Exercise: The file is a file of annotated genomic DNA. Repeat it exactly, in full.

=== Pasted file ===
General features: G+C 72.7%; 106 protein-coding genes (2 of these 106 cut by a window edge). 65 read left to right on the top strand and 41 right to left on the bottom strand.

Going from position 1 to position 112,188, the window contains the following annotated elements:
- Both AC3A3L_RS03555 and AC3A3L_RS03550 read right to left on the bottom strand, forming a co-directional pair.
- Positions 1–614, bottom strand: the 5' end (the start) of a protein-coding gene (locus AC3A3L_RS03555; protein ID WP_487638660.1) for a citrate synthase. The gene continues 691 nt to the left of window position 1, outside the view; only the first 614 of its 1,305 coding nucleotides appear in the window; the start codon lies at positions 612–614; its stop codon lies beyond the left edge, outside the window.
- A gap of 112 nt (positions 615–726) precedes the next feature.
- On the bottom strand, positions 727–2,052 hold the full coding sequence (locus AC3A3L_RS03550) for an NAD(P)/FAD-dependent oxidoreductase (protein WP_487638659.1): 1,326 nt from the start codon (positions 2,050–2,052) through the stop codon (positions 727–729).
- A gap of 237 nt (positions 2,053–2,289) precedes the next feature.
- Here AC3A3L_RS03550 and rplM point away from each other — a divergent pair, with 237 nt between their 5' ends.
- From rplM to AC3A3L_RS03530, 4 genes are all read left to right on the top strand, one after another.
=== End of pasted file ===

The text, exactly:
General features: G+C 72.7%; 106 protein-coding genes (2 of these 106 cut by a window edge). 65 read left to right on the top strand and 41 right to left on the bottom strand.

Going from position 1 to position 112,188, the window contains the following annotated elements:
- Both AC3A3L_RS03555 and AC3A3L_RS03550 read right to left on the bottom strand, forming a co-directional pair.
- Positions 1–614, bottom strand: the 5' end (the start) of a protein-coding gene (locus AC3A3L_RS03555; protein ID WP_487638660.1) for a citrate synthase. The gene continues 691 nt to the left of window position 1, outside the view; only the first 614 of its 1,305 coding nucleotides appear in the window; the start codon lies at positions 612–614; its stop codon lies beyond the left edge, outside the window.
- A gap of 112 nt (positions 615–726) precedes the next feature.
- On the bottom strand, positions 727–2,052 hold the full coding sequence (locus AC3A3L_RS03550) for an NAD(P)/FAD-dependent oxidoreductase (protein WP_487638659.1): 1,326 nt from the start codon (positions 2,050–2,052) through the stop codon (positions 727–729).
- A gap of 237 nt (positions 2,053–2,289) precedes the next feature.
- Here AC3A3L_RS03550 and rplM point away from each other — a divergent pair, with 237 nt between their 5' ends.
- From rplM to AC3A3L_RS03530, 4 genes are all read left to right on the top strand, one after another.